RNA fingerprinting methods—for example, differential display and RAP-PCR—are semiquantitative and can be used to analyse RNA populations for differentially regulated genes9 10 Both of these methods have been used successfully on many occasions, primarily for RNA isolated from relatively homogeneous populations such as bacterial or cell cultures.12 13 However, several groups working on the characterisation of gene expression associated with clinically important pathologies have been unable to identify molecular markers using current RNA fingerprint methods. Two reasons for these failures are the high heterogeneity of the RNA samples obtained when working with tissues, and the bias introduced by using a minimum number of specimens—for example, only one diseased and one healthy sample. To circumvent the problem of RNA heterogeneity, we added a cDNA pool normalisation step as well as several control points to ensure both the quality and quantity of the samples. Ten RNA samples from patients with ulcerative colitis, diverticulitis, familial polyposis, adenocarcinoma, or Crohn’s disease were selected in order to remove any marker associated with inflammation, proliferation, or a particular individual (see under specimens and methods). On assay of more than 20 primers, an 18-mer oligonucleotide (sequence: dGCTGTTTCCTTCCCCGTC; melting temperature 51.7°C) was observed to produce patterns that included a PCR product of 1065 bp that was specific to severely as well as less inflamed Crohn’s disease specimens. This product was analysed in greater detail.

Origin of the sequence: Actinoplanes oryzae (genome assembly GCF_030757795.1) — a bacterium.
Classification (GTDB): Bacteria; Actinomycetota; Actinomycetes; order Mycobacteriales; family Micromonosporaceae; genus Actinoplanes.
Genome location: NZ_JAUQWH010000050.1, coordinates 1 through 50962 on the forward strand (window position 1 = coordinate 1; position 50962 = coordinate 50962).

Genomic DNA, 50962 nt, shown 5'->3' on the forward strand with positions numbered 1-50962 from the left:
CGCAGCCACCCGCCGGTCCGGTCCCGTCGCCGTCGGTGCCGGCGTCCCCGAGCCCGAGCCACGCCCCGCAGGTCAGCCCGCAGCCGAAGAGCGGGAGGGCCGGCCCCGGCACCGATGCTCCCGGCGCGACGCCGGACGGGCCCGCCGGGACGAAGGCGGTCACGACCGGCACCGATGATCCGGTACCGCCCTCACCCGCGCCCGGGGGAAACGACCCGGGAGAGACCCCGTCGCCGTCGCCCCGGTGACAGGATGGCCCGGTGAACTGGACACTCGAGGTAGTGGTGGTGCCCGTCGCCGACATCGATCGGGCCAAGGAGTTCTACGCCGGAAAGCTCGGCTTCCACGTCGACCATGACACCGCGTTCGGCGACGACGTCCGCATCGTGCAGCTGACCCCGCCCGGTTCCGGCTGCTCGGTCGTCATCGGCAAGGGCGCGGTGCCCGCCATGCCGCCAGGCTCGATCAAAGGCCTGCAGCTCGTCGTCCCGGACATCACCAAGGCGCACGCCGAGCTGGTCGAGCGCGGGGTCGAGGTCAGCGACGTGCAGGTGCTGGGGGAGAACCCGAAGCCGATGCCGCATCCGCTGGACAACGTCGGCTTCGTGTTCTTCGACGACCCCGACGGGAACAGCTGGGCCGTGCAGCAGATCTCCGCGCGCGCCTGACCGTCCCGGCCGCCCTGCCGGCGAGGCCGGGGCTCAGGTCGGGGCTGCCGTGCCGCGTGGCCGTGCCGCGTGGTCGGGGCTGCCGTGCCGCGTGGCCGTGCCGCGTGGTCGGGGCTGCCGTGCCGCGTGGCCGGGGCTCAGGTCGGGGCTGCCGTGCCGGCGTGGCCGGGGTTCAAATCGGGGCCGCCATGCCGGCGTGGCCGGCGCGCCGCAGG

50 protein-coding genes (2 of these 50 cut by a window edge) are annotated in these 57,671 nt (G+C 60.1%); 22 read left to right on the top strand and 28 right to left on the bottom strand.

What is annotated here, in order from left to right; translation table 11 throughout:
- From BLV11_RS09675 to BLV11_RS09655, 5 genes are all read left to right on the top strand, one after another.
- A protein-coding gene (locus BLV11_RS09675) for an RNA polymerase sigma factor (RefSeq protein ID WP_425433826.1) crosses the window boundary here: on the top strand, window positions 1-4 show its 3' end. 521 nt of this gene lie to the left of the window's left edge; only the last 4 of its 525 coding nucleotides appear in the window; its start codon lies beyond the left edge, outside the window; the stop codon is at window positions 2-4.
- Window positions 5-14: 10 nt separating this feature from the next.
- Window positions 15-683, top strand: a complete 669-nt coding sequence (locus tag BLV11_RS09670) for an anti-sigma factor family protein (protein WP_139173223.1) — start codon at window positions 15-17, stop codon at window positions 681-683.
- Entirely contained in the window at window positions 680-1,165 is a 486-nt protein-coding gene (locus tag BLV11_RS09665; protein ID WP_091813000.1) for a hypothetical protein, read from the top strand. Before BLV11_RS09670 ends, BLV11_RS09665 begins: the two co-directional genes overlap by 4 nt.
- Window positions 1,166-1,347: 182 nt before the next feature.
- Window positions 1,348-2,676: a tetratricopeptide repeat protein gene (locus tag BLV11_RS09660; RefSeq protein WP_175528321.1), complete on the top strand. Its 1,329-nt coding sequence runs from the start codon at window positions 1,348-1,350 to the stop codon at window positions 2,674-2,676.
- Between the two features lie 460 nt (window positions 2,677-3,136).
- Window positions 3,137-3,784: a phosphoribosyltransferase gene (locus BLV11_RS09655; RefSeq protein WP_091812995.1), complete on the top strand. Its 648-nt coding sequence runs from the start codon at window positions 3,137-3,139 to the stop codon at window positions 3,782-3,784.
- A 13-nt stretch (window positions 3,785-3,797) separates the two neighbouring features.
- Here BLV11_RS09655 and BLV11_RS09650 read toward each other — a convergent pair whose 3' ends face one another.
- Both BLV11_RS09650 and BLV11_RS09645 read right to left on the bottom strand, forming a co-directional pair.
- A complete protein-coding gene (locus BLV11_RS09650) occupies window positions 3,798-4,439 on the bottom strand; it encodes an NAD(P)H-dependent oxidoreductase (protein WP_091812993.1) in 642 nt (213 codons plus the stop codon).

The 1065 bp PCR product was gel extracted and cloned into the pCRII vector. The resulting construct was named pCD1, and its 1065 bp insert DNA was sequenced in both directions (fig 1A). A BLAST search15 of nucleic acid databases did not reveal any significant homologies. The sequence includes several potential open reading frames. However, because it does not correspond to the complete RNA molecule (see below), the identification of a putative protein would be premature. Northern blot hybridisation using either sense or antisense radiolabelled riboprobes synthesised from pCD1 was performed with RNA isolated from different patients from those used for RAP-PCR. Only one of the probes gave a signal, thereby permitting the identification of the polarity of the natural RNA species. A single band corresponding to an mRNA of about 3.1 kb was detected exclusively in lanes containing RNA populations isolated from Crohn’s disease inflamed areas (fig 1B, lanes 2 and 3). No hybridisation signal was detected in samples from either a normal area of a Crohn’s disease specimen or an inflamed area of an adenocarcinoma (fig 1B, lanes 1 and 4), even though the amounts of both the rRNA and GAPDH mRNA were shown to be virtually the same by methylene blue staining and GAPDH probing of the membrane respectively (data not shown). These results support the conclusion that the RAP-PCR 1065 bp product is unique to inflamed tissues from patients with Crohn’s disease.